The military taught Evan Premer not to waste time fixing a problem. On a day at the front end of summer, his indoor farm felt about 10 degrees too hot. He pulled a knife from his pocket and began to score the ribbed siding of the greenhouse. Once he’d carved out a five-foot square, he called to his mother and business partner, Ester Premer, to help him punch out the section from the wall. A cool breeze blew in from the traditional garden outside as they freed the chunk of plastic. “Much better,” said Evan, slipping the knife back into his pocket.
If Steve Jobs had added a gardening section to the Apple Store, it might look something like Evan’s farm. Bunches of watercress, arugula, romaine and other greens spill from the sides of 24 sleek, white towers. Streams of nutrient-laced water trickle over the exposed roots inside each tower, giving the plants all they need to grow. There are no raised beds or piles of compost at Aero Farm Co. There isn’t a single grain of soil.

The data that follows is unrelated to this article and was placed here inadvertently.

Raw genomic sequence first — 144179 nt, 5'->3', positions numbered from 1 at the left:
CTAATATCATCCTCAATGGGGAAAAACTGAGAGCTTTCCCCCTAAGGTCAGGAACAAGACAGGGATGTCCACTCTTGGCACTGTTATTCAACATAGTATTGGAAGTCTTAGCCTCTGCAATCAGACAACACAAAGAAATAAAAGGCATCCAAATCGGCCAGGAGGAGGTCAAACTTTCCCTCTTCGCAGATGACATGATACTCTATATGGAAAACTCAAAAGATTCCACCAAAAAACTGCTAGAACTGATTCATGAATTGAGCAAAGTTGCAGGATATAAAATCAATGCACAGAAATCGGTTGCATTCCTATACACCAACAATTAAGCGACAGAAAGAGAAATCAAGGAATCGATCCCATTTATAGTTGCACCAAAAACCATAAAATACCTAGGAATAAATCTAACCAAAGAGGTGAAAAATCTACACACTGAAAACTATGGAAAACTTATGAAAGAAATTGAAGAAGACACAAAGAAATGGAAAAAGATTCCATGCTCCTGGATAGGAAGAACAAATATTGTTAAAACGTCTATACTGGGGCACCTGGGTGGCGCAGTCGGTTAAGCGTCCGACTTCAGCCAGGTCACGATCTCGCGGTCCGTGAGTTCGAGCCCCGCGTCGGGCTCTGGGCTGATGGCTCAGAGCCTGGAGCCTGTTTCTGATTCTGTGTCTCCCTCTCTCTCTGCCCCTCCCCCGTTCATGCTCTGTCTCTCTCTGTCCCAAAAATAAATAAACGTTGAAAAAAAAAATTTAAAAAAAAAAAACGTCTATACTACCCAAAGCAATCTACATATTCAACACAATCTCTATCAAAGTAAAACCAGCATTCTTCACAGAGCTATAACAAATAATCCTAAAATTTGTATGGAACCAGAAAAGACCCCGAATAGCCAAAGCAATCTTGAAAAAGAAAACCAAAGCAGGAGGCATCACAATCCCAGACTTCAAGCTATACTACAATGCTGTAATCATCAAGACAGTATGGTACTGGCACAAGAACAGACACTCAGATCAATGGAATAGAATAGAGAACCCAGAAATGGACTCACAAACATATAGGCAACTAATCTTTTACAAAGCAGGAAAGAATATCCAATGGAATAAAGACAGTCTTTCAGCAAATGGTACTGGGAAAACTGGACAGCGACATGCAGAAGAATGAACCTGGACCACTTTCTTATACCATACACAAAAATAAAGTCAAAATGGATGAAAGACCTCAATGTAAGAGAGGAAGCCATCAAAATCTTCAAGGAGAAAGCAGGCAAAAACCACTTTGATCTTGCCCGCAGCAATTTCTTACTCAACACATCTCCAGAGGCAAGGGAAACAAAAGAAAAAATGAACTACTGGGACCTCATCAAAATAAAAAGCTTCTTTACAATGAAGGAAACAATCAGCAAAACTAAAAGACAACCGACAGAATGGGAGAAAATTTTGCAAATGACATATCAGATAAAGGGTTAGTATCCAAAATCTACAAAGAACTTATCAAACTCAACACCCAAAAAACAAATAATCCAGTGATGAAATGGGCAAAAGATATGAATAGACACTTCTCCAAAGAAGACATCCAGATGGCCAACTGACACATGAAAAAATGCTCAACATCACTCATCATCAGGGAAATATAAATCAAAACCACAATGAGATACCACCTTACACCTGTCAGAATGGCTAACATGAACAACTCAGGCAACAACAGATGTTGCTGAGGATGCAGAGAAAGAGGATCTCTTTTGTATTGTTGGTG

Evan uses aeroponic technology to grow baby lettuce and microgreens for restaurants in the Denver area. He is also working on setting up a community-supported agriculture program (CSA) for the neighborhood around the farm. “It’ll be the first year-round CSA in the state,” he said proudly, explaining that he could control the greenhouse environment throughout the winter.